What is a Digraph (consonant)?
A consonant digraph refers to the distinctive perception of one sound when two consonant letters are placed together in one word, e.g., ch, ng, sh, ph. It’s important to understand that consonant digraphs are different from consonant blends. In a consonant digraph, a new, unique sound is formed by the two letters, while in a consonant blend, the sounds of both letters can be heard.
Sometimes, teaching consonant digraphs to students can be a bit difficult, especially after they’ve learned the rules for sounding out simple consonant-vowel-consonant (CVC) words. Students may get confused by the fact that in a consonant digraph, each letter doesn’t have a different sound. While various techniques can be used to teach consonant digraphs to students, the most popular ones include the following methods.
Teachers can use pieces of paper to write consonant digraphs and individual letters and have the students sort them based on their directions. Students will often discover that some cards have one letter while others have two. This is an effective activity to help them discover consonant digraphs.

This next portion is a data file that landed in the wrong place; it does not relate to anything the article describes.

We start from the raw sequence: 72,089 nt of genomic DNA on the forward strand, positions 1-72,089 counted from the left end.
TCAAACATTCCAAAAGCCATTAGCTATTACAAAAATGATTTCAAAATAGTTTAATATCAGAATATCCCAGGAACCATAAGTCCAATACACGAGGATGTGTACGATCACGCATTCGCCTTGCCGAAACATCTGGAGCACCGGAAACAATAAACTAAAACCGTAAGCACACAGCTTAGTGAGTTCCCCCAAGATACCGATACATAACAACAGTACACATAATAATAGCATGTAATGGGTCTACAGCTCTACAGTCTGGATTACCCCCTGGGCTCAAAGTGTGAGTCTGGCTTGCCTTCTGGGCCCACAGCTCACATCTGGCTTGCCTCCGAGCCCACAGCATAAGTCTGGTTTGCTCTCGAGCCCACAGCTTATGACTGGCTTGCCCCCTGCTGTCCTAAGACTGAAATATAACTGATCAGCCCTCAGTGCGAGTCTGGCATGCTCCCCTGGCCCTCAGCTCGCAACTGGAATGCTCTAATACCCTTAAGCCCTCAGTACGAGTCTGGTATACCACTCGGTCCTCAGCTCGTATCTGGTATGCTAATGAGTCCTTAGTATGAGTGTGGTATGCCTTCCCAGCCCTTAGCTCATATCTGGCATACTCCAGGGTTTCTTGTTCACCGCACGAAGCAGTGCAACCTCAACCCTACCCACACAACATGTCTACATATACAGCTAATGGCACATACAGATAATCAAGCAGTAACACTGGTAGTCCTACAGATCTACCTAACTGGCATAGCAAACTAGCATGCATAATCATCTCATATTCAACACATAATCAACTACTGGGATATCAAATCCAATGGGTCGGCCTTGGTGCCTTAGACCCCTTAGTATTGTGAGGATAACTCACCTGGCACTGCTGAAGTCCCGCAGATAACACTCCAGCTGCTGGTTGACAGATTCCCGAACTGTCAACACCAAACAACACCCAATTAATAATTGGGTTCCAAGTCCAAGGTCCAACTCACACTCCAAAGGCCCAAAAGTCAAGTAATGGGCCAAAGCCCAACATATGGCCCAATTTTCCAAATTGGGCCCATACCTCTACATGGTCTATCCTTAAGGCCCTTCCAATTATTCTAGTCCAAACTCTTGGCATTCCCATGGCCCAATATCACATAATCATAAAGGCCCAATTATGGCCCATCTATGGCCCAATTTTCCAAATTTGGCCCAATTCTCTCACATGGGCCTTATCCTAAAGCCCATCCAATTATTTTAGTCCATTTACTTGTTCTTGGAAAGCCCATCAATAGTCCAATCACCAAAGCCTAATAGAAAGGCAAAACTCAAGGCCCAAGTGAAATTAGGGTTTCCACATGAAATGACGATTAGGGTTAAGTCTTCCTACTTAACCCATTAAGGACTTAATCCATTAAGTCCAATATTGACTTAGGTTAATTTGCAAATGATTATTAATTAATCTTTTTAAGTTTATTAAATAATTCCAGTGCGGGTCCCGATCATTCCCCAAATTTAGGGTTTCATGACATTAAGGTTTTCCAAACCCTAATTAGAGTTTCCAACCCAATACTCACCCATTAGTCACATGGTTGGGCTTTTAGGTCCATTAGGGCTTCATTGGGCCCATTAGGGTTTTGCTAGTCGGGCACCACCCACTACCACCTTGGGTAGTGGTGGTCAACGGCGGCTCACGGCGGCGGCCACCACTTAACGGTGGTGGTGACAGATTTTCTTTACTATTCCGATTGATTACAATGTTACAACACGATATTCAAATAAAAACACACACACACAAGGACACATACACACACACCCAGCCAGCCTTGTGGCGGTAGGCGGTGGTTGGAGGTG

Once learners become able to recognize consonant digraphs along with their sounds in isolation, they can start blending words. Using the above-mentioned cards, teachers and learners can build words and direct attention to the sounds as teachers say them. Here, it’s important to blend both fake and real words to have learners understand the way consonant digraphs work, even if they fail to recognize the word.
Students need to be able to utilize their letter-sound knowledge in order to read the words and their critical thinking ability to process their meaning. Consonant digraphs with nonsense words are an effective way to do this. By using different types of sorts and searches, teachers can help students learn consonant digraphs by reading and recognizing real and nonsense words.
Once students have understood consonant digraphs and can critically think about them when they appear in individual words, teachers can use decodable readers to put these digraphs into action. For early readers, the best decodable readers are those that focus on the phonological skills students are learning. These usually feature beginning and ending digraphs together with common sight words and simple, easily decodable text. These books help students concentrate on the digraph sound and apply their newly acquired phonetic skills.
As kids learn best through play, using consonant digraph games is another effective method to help improve students’ consonant digraph activities.